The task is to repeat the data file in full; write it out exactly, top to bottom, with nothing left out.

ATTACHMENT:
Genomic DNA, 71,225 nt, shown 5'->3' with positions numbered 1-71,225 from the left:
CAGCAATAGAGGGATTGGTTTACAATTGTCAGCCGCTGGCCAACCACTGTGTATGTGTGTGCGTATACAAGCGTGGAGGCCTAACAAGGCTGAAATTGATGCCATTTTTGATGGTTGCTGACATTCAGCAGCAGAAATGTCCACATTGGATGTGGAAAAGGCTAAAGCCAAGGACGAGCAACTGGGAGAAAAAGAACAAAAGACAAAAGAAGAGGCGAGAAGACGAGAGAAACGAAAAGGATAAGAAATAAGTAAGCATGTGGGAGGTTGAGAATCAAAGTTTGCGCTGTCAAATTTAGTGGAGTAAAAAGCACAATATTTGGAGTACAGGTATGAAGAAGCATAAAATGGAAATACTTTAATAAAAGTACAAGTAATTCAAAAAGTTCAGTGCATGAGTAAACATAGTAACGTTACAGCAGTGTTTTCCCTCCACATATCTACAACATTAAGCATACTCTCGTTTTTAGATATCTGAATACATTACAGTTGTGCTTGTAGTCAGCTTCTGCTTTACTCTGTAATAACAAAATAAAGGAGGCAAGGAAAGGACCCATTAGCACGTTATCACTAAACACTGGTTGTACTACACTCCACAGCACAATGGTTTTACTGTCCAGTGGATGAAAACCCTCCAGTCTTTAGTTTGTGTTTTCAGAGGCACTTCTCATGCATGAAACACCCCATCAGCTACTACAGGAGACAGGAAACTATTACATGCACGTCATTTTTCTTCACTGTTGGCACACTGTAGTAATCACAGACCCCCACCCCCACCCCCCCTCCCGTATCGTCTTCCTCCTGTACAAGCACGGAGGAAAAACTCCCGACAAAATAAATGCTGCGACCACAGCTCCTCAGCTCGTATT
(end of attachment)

Genomic DNA, 71,225 nt, shown 5'->3' with positions numbered 1-71,225 from the left:
CAGCAATAGAGGGATTGGTTTACAATTGTCAGCCGCTGGCCAACCACTGTGTATGTGTGTGCGTATACAAGCGTGGAGGCCTAACAAGGCTGAAATTGATGCCATTTTTGATGGTTGCTGACATTCAGCAGCAGAAATGTCCACATTGGATGTGGAAAAGGCTAAAGCCAAGGACGAGCAACTGGGAGAAAAAGAACAAAAGACAAAAGAAGAGGCGAGAAGACGAGAGAAACGAAAAGGATAAGAAATAAGTAAGCATGTGGGAGGTTGAGAATCAAAGTTTGCGCTGTCAAATTTAGTGGAGTAAAAAGCACAATATTTGGAGTACAGGTATGAAGAAGCATAAAATGGAAATACTTTAATAAAAGTACAAGTAATTCAAAAAGTTCAGTGCATGAGTAAACATAGTAACGTTACAGCAGTGTTTTCCCTCCACATATCTACAACATTAAGCATACTCTCGTTTTTAGATATCTGAATACATTACAGTTGTGCTTGTAGTCAGCTTCTGCTTTACTCTGTAATAACAAAATAAAGGAGGCAAGGAAAGGACCCATTAGCACGTTATCACTAAACACTGGTTGTACTACACTCCACAGCACAATGGTTTTACTGTCCAGTGGATGAAAACCCTCCAGTCTTTAGTTTGTGTTTTCAGAGGCACTTCTCATGCATGAAACACCCCATCAGCTACTACAGGAGACAGGAAACTATTACATGCACGTCATTTTTCTTCACTGTTGGCACACTGTAGTAATCACAGACCCCCACCCCCACCCCCCCTCCCGTATCGTCTTCCTCCTGTACAAGCACGGAGGAAAAACTCCCGACAAAATAAATGCTGCGACCACAGCTCCTCAGCTCGTATT